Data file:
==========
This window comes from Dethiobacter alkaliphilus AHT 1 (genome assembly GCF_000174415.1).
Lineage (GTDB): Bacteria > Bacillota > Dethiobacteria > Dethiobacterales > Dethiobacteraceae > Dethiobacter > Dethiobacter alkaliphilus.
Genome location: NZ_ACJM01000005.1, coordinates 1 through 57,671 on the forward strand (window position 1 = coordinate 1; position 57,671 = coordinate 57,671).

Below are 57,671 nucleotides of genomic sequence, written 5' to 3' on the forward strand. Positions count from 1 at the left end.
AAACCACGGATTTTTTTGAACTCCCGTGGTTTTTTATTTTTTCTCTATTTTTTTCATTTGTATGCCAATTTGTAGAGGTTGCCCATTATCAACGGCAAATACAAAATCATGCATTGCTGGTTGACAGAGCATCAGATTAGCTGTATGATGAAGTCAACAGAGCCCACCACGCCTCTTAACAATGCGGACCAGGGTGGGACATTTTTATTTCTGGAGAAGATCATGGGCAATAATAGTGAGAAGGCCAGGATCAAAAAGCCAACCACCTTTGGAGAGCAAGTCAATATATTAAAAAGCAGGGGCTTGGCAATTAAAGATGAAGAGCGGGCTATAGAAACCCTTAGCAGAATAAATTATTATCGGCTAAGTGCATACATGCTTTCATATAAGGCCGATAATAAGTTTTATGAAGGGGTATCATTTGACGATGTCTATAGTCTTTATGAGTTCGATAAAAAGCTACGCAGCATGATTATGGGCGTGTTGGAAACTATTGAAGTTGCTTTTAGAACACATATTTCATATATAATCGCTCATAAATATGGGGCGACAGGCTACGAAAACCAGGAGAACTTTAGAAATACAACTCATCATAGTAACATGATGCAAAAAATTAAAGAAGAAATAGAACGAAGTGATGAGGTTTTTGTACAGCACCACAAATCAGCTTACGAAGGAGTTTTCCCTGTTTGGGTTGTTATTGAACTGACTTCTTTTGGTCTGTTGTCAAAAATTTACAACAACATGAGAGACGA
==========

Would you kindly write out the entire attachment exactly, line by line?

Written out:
This window comes from Dethiobacter alkaliphilus AHT 1 (genome assembly GCF_000174415.1).
Lineage (GTDB): Bacteria > Bacillota > Dethiobacteria > Dethiobacterales > Dethiobacteraceae > Dethiobacter > Dethiobacter alkaliphilus.
Genome location: NZ_ACJM01000005.1, coordinates 1 through 57,671 on the forward strand (window position 1 = coordinate 1; position 57,671 = coordinate 57,671).

Below are 57,671 nucleotides of genomic sequence, written 5' to 3' on the forward strand. Positions count from 1 at the left end.
AAACCACGGATTTTTTTGAACTCCCGTGGTTTTTTATTTTTTCTCTATTTTTTTCATTTGTATGCCAATTTGTAGAGGTTGCCCATTATCAACGGCAAATACAAAATCATGCATTGCTGGTTGACAGAGCATCAGATTAGCTGTATGATGAAGTCAACAGAGCCCACCACGCCTCTTAACAATGCGGACCAGGGTGGGACATTTTTATTTCTGGAGAAGATCATGGGCAATAATAGTGAGAAGGCCAGGATCAAAAAGCCAACCACCTTTGGAGAGCAAGTCAATATATTAAAAAGCAGGGGCTTGGCAATTAAAGATGAAGAGCGGGCTATAGAAACCCTTAGCAGAATAAATTATTATCGGCTAAGTGCATACATGCTTTCATATAAGGCCGATAATAAGTTTTATGAAGGGGTATCATTTGACGATGTCTATAGTCTTTATGAGTTCGATAAAAAGCTACGCAGCATGATTATGGGCGTGTTGGAAACTATTGAAGTTGCTTTTAGAACACATATTTCATATATAATCGCTCATAAATATGGGGCGACAGGCTACGAAAACCAGGAGAACTTTAGAAATACAACTCATCATAGTAACATGATGCAAAAAATTAAAGAAGAAATAGAACGAAGTGATGAGGTTTTTGTACAGCACCACAAATCAGCTTACGAAGGAGTTTTCCCTGTTTGGGTTGTTATTGAACTGACTTCTTTTGGTCTGTTGTCAAAAATTTACAACAACATGAGAGACGA